Reviewing The Menu is, at first, a little strange, as it seems to be against the whole point of the film to do so. It’s a film about art and being critical of our consumption of that art – be it from a fanboy perspective, a critic’s perspective, or even that of the most regular, non-committal consumer you can imagine.
It’s a film about a Chef who’s lost all passion for cooking because of the people he’s cooked for; regular customers who can’t name a single dish of his, famous people who drop his name for their own prestige, critics who review his food to fuel their egos and fanboys who are obsessed with the very idea of being in the same room as him. And what does he do? Start up a lovely night on his island restaurant where he’ll serve what he thinks is his best food… and slowly drive it around the theme of killing them all off for what they’ve done to him. Except one person, Margot, was not invited and has come along in someone else’s stead, throwing the whole night slightly off balance.
But in saying all that, reviewing the Menu becomes a little less strange. The antagonist is the artist – the cook who despises those who’ve consumed his food and perceivably twisted it into something he can no longer enjoy. If framing him as the bad guy doesn’t put on a show of self-awareness then I don’t think anything else will. The Chef is a self-obsessed man who is just as guilty for poisoning his own love for his craft as anyone else in the film. And in that lies the only salvation for the people invited to his night of death.
The only person to pick up on this is Margot, who after failing to change his perspective, organise an escape and radio off of the island, simply tells the Chef she doesn’t like his food because there’s no love in it. For all the fancy dishes she’s endured that night, she simply asks him to prove her wrong by frying her a good ol’ American cheeseburger with no pretentious larger concepts or ideologies behind it, aside from making it with the intent that she, the customer will enjoy it. Then, after all the cooking we’ve seen in the film, the Chef smiles for the first time making this cheeseburger, and at the positive feedback Margot gives him for having gone tot he trouble to make it so well.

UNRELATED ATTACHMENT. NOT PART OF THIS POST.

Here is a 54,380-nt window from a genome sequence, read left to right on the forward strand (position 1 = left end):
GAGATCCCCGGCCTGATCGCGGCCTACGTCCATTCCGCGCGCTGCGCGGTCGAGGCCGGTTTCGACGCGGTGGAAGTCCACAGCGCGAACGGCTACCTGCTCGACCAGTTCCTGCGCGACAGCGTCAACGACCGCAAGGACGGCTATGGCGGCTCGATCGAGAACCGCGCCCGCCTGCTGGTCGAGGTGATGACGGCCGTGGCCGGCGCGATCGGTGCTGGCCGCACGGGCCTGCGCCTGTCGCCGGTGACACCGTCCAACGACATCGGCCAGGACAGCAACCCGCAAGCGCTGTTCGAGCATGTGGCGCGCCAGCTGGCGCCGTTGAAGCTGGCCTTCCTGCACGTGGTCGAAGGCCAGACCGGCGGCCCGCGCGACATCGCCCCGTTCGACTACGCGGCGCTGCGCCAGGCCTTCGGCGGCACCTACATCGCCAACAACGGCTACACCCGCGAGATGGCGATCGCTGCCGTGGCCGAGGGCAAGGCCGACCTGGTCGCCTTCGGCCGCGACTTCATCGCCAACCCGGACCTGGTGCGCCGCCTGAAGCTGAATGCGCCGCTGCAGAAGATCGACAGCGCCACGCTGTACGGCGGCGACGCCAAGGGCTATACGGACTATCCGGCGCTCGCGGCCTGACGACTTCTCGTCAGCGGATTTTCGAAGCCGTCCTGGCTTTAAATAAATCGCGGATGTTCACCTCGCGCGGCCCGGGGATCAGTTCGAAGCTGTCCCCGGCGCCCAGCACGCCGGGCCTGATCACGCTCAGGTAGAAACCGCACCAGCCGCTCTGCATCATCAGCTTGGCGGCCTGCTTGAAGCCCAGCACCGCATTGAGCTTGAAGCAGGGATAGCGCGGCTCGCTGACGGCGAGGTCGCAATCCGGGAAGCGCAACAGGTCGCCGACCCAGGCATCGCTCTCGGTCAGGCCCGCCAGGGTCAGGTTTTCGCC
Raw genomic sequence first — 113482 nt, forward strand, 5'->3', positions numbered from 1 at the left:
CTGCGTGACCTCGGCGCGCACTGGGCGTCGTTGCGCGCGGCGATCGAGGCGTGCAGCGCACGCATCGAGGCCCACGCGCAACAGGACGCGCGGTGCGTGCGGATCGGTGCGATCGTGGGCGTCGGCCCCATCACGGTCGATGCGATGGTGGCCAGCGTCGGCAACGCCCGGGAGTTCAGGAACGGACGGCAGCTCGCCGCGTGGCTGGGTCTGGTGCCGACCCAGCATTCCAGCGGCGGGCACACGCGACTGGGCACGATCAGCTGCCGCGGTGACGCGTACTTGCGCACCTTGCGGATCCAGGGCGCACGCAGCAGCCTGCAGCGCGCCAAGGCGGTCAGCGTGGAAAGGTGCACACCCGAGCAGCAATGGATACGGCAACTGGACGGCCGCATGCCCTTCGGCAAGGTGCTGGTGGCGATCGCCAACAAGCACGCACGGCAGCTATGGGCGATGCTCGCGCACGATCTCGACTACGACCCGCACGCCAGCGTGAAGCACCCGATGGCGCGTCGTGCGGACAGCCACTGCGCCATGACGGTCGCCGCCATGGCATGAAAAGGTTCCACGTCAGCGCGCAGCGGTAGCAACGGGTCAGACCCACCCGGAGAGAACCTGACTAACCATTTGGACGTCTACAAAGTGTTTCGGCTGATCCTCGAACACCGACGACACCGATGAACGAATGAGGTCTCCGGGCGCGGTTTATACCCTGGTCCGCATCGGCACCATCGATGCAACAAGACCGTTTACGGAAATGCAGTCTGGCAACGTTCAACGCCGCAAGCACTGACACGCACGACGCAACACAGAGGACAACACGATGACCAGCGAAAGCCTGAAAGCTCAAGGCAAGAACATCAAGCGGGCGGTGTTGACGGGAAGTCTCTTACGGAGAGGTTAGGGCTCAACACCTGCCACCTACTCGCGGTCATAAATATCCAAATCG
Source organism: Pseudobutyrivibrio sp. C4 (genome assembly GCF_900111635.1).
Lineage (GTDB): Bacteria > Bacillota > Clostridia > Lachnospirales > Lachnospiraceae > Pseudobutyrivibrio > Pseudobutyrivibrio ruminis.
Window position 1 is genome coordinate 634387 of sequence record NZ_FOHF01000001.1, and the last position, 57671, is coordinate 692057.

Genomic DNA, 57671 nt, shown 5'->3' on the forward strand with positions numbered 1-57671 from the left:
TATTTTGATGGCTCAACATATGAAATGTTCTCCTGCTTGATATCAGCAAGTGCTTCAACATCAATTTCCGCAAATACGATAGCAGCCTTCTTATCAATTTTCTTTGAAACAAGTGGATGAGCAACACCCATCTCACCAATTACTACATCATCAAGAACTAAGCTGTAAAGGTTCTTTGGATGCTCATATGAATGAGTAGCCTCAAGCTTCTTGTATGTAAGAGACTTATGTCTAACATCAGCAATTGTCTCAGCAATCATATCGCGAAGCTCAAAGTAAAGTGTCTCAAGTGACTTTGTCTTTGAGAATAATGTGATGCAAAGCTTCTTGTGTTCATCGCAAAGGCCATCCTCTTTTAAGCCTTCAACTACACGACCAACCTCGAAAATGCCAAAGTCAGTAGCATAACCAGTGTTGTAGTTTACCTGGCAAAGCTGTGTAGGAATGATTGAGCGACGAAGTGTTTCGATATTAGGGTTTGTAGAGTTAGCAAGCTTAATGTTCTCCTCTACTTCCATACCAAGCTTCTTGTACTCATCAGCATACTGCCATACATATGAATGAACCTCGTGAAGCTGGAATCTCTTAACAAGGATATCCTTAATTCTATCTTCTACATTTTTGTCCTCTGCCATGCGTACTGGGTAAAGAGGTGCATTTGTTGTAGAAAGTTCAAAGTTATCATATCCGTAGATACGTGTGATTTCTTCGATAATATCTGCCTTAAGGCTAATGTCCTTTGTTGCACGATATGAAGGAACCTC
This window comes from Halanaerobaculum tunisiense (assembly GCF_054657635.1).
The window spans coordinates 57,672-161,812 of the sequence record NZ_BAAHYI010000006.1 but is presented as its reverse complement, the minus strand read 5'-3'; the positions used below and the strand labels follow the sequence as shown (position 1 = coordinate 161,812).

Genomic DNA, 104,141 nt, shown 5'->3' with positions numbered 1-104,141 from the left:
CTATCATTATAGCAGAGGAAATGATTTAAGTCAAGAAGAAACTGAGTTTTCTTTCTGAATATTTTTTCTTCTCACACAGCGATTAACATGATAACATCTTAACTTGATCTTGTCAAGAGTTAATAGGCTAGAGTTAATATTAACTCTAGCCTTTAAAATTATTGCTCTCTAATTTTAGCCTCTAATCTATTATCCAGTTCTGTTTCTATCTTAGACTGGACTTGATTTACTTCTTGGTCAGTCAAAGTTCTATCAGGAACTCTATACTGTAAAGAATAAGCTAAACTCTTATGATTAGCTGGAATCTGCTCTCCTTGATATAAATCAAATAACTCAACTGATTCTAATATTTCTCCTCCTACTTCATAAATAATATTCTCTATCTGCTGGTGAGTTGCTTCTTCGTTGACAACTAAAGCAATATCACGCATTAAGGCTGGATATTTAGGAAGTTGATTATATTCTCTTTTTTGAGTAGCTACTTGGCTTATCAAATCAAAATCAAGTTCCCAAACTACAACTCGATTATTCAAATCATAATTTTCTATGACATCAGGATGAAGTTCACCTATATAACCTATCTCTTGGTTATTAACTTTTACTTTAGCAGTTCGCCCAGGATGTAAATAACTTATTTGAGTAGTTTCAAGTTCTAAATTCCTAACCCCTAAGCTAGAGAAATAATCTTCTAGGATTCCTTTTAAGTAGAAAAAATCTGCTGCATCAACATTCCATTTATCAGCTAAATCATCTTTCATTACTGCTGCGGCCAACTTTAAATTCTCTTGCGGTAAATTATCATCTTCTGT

Indeed, the morale lesson of The Menu is for artists to make work they enjoy and for consumers to try their best to enjoy it. A lot of you might be thinking duh!, but I might go as far to say The Menu’s message is a controversial one right now.
Negativity gets clicks and attention. Type in Rise of Skywalker on YouTube and see how many angry, photoshoped Daisy Ridley’s lie in the thumbnails of hour long videos about how utter rubbish the film is. In fact, The Rise of Skywalker is the perfect case study for the message of The Menu; a film that was made without love and which received no love, in a part of a multimillion dollar that hasn’t had it’s setting or characters utilised in any ways since, while spin off’s of George Lucas’s prequel films continue to be dished out left, right and centre. So if any fellow film reviewers or Star Wars fans receive an ominous invitation from JJ Abrahams to go to Star Wars land at Disney World, I’d decline. You might just be in for a night of murder.
None of this is to say The Menu hates the idea of criticising art. Margot only lives because she has the spirit to demand better of the artist who has put her through so much crap so that she can receive something so much more. But it draws a clear line between criticism and vitriol, in Margot’s plain and honest explanation of what she hated about her night, and the satirically pretentious food taster’s and restaurant reviewer’s pretentious desire to find any one single flaw in the night that’s been so painstakingly put together solely for their benefit. Well, y’know, prior before the stakes are upped by the murder and stuff.
And in this age of fandoms and franchises, The Menu is also quick to criticise the idolisation of artists and the power those artists can hold over audiences. One poor fellow loves the Chef so much that he keeps it secret for weeks that he knows everyone who attends the meal will die, and still brings a plus one with him (Margot), who doesn’t know this. All this for a chance to see the Chef, whose ever recipe he knows, whose very presence he basks in and whose ever move he wishes to understand. And when this fanboy meets our delightfully evil Chef? He is asked to cook. He does his best to appease the Chef and caves under the pressure he has placed on himself, making the worst meal of the night and is then told by the Chef to kill himself for doing so… And he does actually kill himself.
In this age of J.K Rowling said this that and the other about the LGBTQ+ community, and Elon Musk has done this that and the other to the employees of Twitter, with waves and waves of faceless people that do not, and will never, know each other battling in the war of demonisation vs idolisation, this is all very relevant.
And that’s why I like the Menu. It’s not only a fun movie that doesn’t take itself too seriously, about a Chef killing a bunch of people on an island, it also has something to say about itself, it’s audience and how those things fit together. It’s a delightful watch I wish I’d got to earlier, because I very much enjoyed it. So, yes, I would recommend The Menu.
I’m looking forward to this one!
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Was a surprise for me. I went in expecting nothing, and was very pleasantly surprised.